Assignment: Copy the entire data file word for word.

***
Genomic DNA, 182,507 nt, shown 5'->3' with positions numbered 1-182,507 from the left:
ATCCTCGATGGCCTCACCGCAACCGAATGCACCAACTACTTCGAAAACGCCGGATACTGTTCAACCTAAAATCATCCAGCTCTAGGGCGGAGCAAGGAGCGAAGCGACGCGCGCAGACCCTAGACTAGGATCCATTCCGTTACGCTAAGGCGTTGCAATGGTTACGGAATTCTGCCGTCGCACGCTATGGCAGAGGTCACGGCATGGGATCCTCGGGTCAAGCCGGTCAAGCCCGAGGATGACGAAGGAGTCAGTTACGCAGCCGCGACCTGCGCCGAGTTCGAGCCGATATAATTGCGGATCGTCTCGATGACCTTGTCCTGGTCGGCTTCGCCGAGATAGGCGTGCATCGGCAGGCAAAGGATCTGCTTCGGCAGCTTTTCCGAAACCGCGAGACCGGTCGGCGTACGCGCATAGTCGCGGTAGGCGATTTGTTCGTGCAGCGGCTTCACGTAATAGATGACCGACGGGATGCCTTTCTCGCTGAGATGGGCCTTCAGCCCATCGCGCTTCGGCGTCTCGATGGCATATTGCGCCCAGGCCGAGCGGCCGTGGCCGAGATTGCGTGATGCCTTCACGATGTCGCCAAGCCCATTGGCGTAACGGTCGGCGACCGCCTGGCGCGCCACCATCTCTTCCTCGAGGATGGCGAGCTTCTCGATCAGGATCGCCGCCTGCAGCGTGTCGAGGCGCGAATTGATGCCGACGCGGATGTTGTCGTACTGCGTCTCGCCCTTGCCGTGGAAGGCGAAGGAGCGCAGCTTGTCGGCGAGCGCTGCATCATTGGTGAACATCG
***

Genomic DNA, 182,507 nt, shown 5'->3' with positions numbered 1-182,507 from the left:
ATCCTCGATGGCCTCACCGCAACCGAATGCACCAACTACTTCGAAAACGCCGGATACTGTTCAACCTAAAATCATCCAGCTCTAGGGCGGAGCAAGGAGCGAAGCGACGCGCGCAGACCCTAGACTAGGATCCATTCCGTTACGCTAAGGCGTTGCAATGGTTACGGAATTCTGCCGTCGCACGCTATGGCAGAGGTCACGGCATGGGATCCTCGGGTCAAGCCGGTCAAGCCCGAGGATGACGAAGGAGTCAGTTACGCAGCCGCGACCTGCGCCGAGTTCGAGCCGATATAATTGCGGATCGTCTCGATGACCTTGTCCTGGTCGGCTTCGCCGAGATAGGCGTGCATCGGCAGGCAAAGGATCTGCTTCGGCAGCTTTTCCGAAACCGCGAGACCGGTCGGCGTACGCGCATAGTCGCGGTAGGCGATTTGTTCGTGCAGCGGCTTCACGTAATAGATGACCGACGGGATGCCTTTCTCGCTGAGATGGGCCTTCAGCCCATCGCGCTTCGGCGTCTCGATGGCATATTGCGCCCAGGCCGAGCGGCCGTGGCCGAGATTGCGTGATGCCTTCACGATGTCGCCAAGCCCATTGGCGTAACGGTCGGCGACCGCCTGGCGCGCCACCATCTCTTCCTCGAGGATGGCGAGCTTCTCGATCAGGATCGCCGCCTGCAGCGTGTCGAGGCGCGAATTGATGCCGACGCGGATGTTGTCGTACTGCGTCTCGCCCTTGCCGTGGAAGGCGAAGGAGCGCAGCTTGTCGGCGAGCGCTGCATCATTGGTGAACATCG